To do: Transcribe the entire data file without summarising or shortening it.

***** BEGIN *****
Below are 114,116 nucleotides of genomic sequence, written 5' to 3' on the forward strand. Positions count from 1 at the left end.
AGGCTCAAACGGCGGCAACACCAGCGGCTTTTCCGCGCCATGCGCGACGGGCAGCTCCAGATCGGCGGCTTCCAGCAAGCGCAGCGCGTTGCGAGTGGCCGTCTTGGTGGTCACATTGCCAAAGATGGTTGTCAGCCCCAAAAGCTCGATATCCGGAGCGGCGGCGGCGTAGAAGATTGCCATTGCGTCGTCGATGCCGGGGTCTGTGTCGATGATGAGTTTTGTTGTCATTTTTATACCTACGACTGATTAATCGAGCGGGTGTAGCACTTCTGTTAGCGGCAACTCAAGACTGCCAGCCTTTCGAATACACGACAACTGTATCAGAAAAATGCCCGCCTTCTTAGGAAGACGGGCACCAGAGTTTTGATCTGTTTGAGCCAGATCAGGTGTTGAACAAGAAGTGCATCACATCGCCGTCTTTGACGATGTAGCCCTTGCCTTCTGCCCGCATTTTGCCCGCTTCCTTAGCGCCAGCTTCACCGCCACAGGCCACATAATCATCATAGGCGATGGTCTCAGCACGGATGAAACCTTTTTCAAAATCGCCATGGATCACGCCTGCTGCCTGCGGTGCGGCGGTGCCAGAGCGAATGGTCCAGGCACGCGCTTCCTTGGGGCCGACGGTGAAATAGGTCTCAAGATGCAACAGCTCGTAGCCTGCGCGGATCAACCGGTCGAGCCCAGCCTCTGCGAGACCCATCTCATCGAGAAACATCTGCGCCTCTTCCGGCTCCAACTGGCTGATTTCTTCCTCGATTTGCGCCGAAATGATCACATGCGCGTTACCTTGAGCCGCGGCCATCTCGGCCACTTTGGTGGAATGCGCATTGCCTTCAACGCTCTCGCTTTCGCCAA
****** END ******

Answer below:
Below are 114,116 nucleotides of genomic sequence, written 5' to 3' on the forward strand. Positions count from 1 at the left end.
AGGCTCAAACGGCGGCAACACCAGCGGCTTTTCCGCGCCATGCGCGACGGGCAGCTCCAGATCGGCGGCTTCCAGCAAGCGCAGCGCGTTGCGAGTGGCCGTCTTGGTGGTCACATTGCCAAAGATGGTTGTCAGCCCCAAAAGCTCGATATCCGGAGCGGCGGCGGCGTAGAAGATTGCCATTGCGTCGTCGATGCCGGGGTCTGTGTCGATGATGAGTTTTGTTGTCATTTTTATACCTACGACTGATTAATCGAGCGGGTGTAGCACTTCTGTTAGCGGCAACTCAAGACTGCCAGCCTTTCGAATACACGACAACTGTATCAGAAAAATGCCCGCCTTCTTAGGAAGACGGGCACCAGAGTTTTGATCTGTTTGAGCCAGATCAGGTGTTGAACAAGAAGTGCATCACATCGCCGTCTTTGACGATGTAGCCCTTGCCTTCTGCCCGCATTTTGCCCGCTTCCTTAGCGCCAGCTTCACCGCCACAGGCCACATAATCATCATAGGCGATGGTCTCAGCACGGATGAAACCTTTTTCAAAATCGCCATGGATCACGCCTGCTGCCTGCGGTGCGGCGGTGCCAGAGCGAATGGTCCAGGCACGCGCTTCCTTGGGGCCGACGGTGAAATAGGTCTCAAGATGCAACAGCTCGTAGCCTGCGCGGATCAACCGGTCGAGCCCAGCCTCTGCGAGACCCATCTCATCGAGAAACATCTGCGCCTCTTCCGGCTCCAACTGGCTGATTTCTTCCTCGATTTGCGCCGAAATGATCACATGCGCGTTACCTTGAGCCGCGGCCATCTCGGCCACTTTGGTGGAATGCGCATTGCCTTCAACGCTCTCGCTTTCGCCAA